The NISA announced several tax initiatives aimed at opening up new sources of finance for Australian entrepreneurs.

Tax incentives for early stage investors

One of the key announcements seeks to promote investment in high-growth potential start-ups by offering concessional tax treatment to investors, including:

  • a non-refundable tax offset for 20% of the value of the investment, capped at $200,000 per year; and
  • a ten-year exemption on capital gains tax on the investment, provided the investment is held for a minimum of three years.

The tax incentives will be available to investors in companies that:

  • undertake an eligible business (eligibility criteria are yet to be determined); 
  • are unlisted and were incorporated during the last three income years; and
  • have expenditure of less than $1 million and income of less than $200,000 in the previous income year.

The incentives are expected be available from 1 July 2016.

Tax incentives for venture capital fund investments

The government also announced initiatives designed to increase venture capital funding for start-ups.

These include:

  • a 10% non-refundable tax offset for investors in certain partnerships that qualify as Early Stage Venture Capital Limited Partnerships (ESVCPs);  
  • relaxation of the eligibility and investment requirements for ESVCPs and Venture Capital Limited Partnerships to allow managers to undertake a broader range of investment activities and to enable a greater diversity of investors to participate in these funds;   
  • the maximum fund size for new ESVCLPs will be increased from $100 million to $200 million; and  
  • eliminating the requirement for ESVCPs to divest a company when the company's value exceeds $250 million.

These incentives are expected be available from 1 July 2016.

Tax initiatives for start-up companies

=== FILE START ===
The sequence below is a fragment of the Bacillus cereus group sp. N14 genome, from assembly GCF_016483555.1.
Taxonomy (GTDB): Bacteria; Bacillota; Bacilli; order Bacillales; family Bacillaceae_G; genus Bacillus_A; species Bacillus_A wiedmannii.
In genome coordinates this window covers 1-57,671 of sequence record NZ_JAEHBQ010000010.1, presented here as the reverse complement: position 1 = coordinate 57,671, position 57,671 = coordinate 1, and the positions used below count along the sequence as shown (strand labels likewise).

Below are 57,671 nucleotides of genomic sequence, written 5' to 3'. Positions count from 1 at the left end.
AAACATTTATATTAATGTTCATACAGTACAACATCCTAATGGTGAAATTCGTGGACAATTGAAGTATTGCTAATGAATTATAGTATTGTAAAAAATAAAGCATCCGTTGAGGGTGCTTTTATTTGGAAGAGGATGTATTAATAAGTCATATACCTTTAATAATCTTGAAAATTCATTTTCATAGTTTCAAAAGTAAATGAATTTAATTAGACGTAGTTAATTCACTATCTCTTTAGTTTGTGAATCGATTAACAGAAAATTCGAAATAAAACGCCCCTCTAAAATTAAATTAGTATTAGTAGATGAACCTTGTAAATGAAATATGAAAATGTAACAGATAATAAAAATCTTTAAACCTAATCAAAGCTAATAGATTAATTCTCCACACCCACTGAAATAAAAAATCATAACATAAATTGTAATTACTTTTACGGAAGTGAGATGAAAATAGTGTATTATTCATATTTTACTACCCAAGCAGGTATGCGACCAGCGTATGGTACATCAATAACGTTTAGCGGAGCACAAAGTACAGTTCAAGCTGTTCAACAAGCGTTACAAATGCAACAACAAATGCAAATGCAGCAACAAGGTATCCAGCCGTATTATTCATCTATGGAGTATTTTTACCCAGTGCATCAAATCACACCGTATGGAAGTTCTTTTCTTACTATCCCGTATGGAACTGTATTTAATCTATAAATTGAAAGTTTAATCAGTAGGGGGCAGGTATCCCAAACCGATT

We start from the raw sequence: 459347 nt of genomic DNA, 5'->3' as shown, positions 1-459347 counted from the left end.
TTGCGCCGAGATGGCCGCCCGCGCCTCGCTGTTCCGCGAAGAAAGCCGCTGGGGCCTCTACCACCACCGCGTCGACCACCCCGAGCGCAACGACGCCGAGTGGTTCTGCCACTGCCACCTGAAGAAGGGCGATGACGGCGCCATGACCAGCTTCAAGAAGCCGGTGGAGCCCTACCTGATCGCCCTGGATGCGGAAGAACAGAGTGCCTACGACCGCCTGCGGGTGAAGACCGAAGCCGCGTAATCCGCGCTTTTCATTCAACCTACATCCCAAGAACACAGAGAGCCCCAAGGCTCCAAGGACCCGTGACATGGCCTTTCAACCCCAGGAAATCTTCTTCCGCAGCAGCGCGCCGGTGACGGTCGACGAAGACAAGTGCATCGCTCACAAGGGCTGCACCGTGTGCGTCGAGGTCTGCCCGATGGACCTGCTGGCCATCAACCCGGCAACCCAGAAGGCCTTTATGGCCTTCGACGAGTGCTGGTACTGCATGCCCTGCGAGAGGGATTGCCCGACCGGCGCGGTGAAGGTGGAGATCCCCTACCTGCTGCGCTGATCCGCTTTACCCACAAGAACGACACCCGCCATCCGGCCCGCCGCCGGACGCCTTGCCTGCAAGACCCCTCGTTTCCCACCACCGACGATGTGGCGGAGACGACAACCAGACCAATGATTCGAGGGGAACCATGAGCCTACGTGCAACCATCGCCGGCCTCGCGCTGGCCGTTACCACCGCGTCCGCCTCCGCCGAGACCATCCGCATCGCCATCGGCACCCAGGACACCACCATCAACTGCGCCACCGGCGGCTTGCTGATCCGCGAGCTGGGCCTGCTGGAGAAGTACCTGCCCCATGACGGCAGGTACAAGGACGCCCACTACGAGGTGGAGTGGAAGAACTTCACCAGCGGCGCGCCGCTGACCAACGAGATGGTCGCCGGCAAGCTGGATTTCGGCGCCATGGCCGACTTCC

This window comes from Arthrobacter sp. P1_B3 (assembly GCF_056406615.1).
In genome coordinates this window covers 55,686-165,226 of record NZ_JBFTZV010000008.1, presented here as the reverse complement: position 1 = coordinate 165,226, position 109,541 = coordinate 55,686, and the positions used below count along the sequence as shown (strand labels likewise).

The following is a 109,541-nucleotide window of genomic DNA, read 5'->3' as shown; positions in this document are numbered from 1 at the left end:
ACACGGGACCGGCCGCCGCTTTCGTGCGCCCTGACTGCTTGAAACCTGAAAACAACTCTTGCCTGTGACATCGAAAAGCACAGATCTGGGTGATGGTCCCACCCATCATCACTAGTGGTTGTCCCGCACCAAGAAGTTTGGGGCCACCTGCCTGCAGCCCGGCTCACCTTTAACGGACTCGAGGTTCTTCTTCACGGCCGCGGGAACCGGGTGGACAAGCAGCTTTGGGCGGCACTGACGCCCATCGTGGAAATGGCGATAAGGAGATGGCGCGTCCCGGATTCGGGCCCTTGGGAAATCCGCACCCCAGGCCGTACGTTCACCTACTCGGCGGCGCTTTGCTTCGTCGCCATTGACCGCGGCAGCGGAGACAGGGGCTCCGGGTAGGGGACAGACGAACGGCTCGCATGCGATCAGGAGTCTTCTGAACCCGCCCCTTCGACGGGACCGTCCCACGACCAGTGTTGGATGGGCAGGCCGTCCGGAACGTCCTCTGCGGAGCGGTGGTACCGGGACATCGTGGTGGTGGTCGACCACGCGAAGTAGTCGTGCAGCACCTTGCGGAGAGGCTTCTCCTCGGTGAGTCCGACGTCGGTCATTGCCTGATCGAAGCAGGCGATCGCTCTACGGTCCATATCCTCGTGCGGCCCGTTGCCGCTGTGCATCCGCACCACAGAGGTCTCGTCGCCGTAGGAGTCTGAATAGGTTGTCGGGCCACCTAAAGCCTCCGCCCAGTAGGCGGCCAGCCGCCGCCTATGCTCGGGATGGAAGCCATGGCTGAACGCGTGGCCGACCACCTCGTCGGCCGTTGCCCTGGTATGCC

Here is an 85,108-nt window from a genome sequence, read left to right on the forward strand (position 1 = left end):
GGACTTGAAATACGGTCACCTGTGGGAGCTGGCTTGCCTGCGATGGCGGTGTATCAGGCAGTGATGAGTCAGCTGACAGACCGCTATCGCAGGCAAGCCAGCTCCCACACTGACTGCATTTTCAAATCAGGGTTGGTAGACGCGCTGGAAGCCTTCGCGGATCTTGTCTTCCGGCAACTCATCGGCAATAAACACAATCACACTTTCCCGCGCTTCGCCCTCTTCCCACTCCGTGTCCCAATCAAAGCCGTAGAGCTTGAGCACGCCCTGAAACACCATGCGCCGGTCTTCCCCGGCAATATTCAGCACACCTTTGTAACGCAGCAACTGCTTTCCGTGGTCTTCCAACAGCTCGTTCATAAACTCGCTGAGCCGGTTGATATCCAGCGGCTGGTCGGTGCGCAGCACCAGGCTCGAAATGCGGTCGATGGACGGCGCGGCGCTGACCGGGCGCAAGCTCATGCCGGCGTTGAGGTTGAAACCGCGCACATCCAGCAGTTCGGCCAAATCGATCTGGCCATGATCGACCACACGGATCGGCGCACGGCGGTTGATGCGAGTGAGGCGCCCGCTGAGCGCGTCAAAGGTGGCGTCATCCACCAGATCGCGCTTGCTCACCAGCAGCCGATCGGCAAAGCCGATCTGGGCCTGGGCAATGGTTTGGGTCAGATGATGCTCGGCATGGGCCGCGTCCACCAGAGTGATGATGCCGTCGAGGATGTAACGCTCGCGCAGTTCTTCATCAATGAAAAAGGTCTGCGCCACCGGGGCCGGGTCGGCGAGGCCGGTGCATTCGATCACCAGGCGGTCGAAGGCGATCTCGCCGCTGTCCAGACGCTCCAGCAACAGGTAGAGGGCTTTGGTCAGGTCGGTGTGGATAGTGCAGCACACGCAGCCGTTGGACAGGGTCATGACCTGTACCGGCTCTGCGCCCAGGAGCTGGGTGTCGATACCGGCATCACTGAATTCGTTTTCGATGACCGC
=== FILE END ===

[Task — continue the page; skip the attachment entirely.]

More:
In addition to the above, the government has announced a number of other initiatives designed to relax the way in which certain tax rules apply to start-ups:

  • increased access to carry forward tax losses: under current law, tax losses incurred in one income year may only be utilised in a later income year where certain integrity rules are satisfied. Where a start-up takes on new investors, these rules may require that strictly the same business is carried on at the time the loss is utilised and that no new businesses are carried on. proposed changes would relax the same business test to allow start-ups more freedom to pursue new opportunities without jeopardising access to their tax losses. Under the relaxed test, companies would be able to access losses where their business, while not the same, uses similar assets and generates income from similar sources. The new test is expected to apply to losses made in the current and future income tax years;  
  • faster depreciation for certain intangible assets:  this measure is intended to make investment in start-ups' intellectual property a more attractive investment option. Broadly, it would allow the business to self-assess the tax effective life of acquired intangibles in place of the fixed effective life currently set out in the tax law. This change would apply to assets acquired from 1 July 2016; and  
  • disclosure documentation for employee share schemes:  broadly, certain "non-disclosing companies" would be able to offer shares to their employees without having to reveal commercially sensitive information to competitors. Legislation is expected to be introduced in the first half of 2016. 

These add to a number of recently enacted measures that may be relevant to start-ups, including:

  • expanded tax concessions for Employee Share Schemes - please see our previous alert on this topic here;  
  • provisions allowing eligible small businesses with a turn over of less than A$2 million to immediately deduct a range of expenses associated with starting a new businesses, such as professional, legal and accounting advice expenses (including certain costs of raising capital). This initiative applies from the 2015/2016 income year onwards;  
  • a lower company tax rate of 28.5 per cent (rather than 30 per cent) from 1 July 2015 for small business companies with an annual turnover of less than A$2 million;   
  • an immediate deduction for eligible assets costing less than $20,000 bought from 7:30pm on 12 May 2015 until 30 June 2017 by a small business with an annual turnover of less than A$2 million (available in the financial year in which the asset is first used or installed); and  
  • a Fringe Benefits Tax (FBT) exemption for work related portable electronic devices provided to employees for businesses with an aggregated annual turnover of less than A$2 million.